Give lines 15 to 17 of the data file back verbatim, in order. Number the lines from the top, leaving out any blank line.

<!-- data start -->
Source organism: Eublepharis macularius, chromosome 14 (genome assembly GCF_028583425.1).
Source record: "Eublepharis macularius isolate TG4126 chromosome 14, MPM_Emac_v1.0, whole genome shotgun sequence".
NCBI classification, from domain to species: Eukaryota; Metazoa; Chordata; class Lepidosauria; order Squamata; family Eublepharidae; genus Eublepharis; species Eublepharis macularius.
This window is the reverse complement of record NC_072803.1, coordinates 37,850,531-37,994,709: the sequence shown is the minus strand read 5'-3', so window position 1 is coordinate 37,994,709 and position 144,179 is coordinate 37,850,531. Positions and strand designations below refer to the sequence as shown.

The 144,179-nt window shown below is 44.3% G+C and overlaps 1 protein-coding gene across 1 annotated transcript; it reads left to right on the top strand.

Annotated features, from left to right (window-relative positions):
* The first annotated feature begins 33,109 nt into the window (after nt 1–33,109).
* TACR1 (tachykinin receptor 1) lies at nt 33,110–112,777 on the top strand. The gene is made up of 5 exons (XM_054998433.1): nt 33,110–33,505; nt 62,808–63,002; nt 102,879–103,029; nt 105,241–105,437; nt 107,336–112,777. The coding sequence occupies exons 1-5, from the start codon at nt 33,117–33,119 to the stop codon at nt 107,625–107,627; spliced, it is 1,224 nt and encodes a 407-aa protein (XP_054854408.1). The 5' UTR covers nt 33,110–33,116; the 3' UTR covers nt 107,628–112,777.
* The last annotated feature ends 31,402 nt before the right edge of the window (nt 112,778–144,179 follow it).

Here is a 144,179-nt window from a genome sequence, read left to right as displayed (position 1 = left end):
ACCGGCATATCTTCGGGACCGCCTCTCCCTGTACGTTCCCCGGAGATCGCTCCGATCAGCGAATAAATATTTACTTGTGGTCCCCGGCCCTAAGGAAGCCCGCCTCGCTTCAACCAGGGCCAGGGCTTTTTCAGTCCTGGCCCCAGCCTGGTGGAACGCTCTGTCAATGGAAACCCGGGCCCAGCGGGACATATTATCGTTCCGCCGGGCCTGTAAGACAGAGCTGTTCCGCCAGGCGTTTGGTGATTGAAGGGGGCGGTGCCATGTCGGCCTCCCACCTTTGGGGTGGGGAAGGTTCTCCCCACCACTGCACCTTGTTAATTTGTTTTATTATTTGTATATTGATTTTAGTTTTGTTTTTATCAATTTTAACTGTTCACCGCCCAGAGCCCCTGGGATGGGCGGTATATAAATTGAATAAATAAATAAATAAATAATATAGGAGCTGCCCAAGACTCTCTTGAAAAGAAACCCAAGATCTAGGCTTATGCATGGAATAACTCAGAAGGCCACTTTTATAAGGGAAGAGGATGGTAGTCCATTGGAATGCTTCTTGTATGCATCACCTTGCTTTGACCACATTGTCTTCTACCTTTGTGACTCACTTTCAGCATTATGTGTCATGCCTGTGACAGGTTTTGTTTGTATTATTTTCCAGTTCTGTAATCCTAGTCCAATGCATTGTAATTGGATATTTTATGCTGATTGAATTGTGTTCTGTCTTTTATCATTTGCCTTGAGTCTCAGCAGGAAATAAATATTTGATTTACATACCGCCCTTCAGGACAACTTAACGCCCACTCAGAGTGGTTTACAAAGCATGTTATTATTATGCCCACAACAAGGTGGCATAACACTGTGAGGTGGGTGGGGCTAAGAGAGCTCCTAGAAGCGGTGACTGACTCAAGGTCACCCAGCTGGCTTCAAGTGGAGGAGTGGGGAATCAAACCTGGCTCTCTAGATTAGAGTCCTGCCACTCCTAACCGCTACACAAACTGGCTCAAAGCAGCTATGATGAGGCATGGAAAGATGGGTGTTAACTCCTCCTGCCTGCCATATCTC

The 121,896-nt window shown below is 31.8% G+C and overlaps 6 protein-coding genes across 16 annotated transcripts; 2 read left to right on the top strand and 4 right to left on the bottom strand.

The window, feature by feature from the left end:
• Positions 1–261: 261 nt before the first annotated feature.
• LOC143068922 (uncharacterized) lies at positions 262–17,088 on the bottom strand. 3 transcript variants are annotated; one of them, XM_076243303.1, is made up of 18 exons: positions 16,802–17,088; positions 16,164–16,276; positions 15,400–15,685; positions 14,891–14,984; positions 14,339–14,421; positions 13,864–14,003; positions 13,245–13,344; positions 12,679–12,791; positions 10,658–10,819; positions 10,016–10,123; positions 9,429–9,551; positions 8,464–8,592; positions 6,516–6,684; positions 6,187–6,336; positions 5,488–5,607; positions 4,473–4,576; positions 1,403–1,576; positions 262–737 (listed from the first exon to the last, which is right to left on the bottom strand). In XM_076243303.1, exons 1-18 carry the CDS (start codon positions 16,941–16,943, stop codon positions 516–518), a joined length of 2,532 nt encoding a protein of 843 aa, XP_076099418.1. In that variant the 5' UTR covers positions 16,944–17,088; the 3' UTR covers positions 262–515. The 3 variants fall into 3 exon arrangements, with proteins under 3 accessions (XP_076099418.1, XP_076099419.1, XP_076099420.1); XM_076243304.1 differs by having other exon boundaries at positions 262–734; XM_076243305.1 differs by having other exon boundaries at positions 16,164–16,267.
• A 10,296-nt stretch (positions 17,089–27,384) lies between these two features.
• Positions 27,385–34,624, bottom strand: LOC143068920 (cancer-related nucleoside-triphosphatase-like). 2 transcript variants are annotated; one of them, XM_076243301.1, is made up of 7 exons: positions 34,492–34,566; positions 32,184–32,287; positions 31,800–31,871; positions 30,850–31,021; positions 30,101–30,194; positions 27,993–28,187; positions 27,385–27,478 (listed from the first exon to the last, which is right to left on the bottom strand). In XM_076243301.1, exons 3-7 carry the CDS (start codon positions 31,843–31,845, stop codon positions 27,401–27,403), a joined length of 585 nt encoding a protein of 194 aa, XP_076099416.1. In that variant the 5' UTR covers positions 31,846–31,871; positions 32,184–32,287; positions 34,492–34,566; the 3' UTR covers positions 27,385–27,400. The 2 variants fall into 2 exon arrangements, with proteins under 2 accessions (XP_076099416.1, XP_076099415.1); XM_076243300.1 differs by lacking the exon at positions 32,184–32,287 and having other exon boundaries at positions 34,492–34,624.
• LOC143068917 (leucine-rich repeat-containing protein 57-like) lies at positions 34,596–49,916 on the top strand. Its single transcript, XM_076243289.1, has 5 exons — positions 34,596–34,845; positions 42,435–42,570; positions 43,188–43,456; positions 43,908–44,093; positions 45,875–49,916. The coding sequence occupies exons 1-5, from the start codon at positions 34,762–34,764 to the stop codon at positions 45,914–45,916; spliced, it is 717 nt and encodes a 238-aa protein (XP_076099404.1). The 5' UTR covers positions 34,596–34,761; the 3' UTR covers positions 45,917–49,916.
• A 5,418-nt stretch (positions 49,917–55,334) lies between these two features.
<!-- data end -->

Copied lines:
• LOC143068922 (uncharacterized) lies at positions 262–17,088 on the bottom strand. 3 transcript variants are annotated; one of them, XM_076243303.1, is made up of 18 exons: positions 16,802–17,088; positions 16,164–16,276; positions 15,400–15,685; positions 14,891–14,984; positions 14,339–14,421; positions 13,864–14,003; positions 13,245–13,344; positions 12,679–12,791; positions 10,658–10,819; positions 10,016–10,123; positions 9,429–9,551; positions 8,464–8,592; positions 6,516–6,684; positions 6,187–6,336; positions 5,488–5,607; positions 4,473–4,576; positions 1,403–1,576; positions 262–737 (listed from the first exon to the last, which is right to left on the bottom strand). In XM_076243303.1, exons 1-18 carry the CDS (start codon positions 16,941–16,943, stop codon positions 516–518), a joined length of 2,532 nt encoding a protein of 843 aa, XP_076099418.1. In that variant the 5' UTR covers positions 16,944–17,088; the 3' UTR covers positions 262–515. The 3 variants fall into 3 exon arrangements, with proteins under 3 accessions (XP_076099418.1, XP_076099419.1, XP_076099420.1); XM_076243304.1 differs by having other exon boundaries at positions 262–734; XM_076243305.1 differs by having other exon boundaries at positions 16,164–16,267.
• A 10,296-nt stretch (positions 17,089–27,384) lies between these two features.
• Positions 27,385–34,624, bottom strand: LOC143068920 (cancer-related nucleoside-triphosphatase-like). 2 transcript variants are annotated; one of them, XM_076243301.1, is made up of 7 exons: positions 34,492–34,566; positions 32,184–32,287; positions 31,800–31,871; positions 30,850–31,021; positions 30,101–30,194; positions 27,993–28,187; positions 27,385–27,478 (listed from the first exon to the last, which is right to left on the bottom strand). In XM_076243301.1, exons 3-7 carry the CDS (start codon positions 31,843–31,845, stop codon positions 27,401–27,403), a joined length of 585 nt encoding a protein of 194 aa, XP_076099416.1. In that variant the 5' UTR covers positions 31,846–31,871; positions 32,184–32,287; positions 34,492–34,566; the 3' UTR covers positions 27,385–27,400. The 2 variants fall into 2 exon arrangements, with proteins under 2 accessions (XP_076099416.1, XP_076099415.1); XM_076243300.1 differs by lacking the exon at positions 32,184–32,287 and having other exon boundaries at positions 34,492–34,624.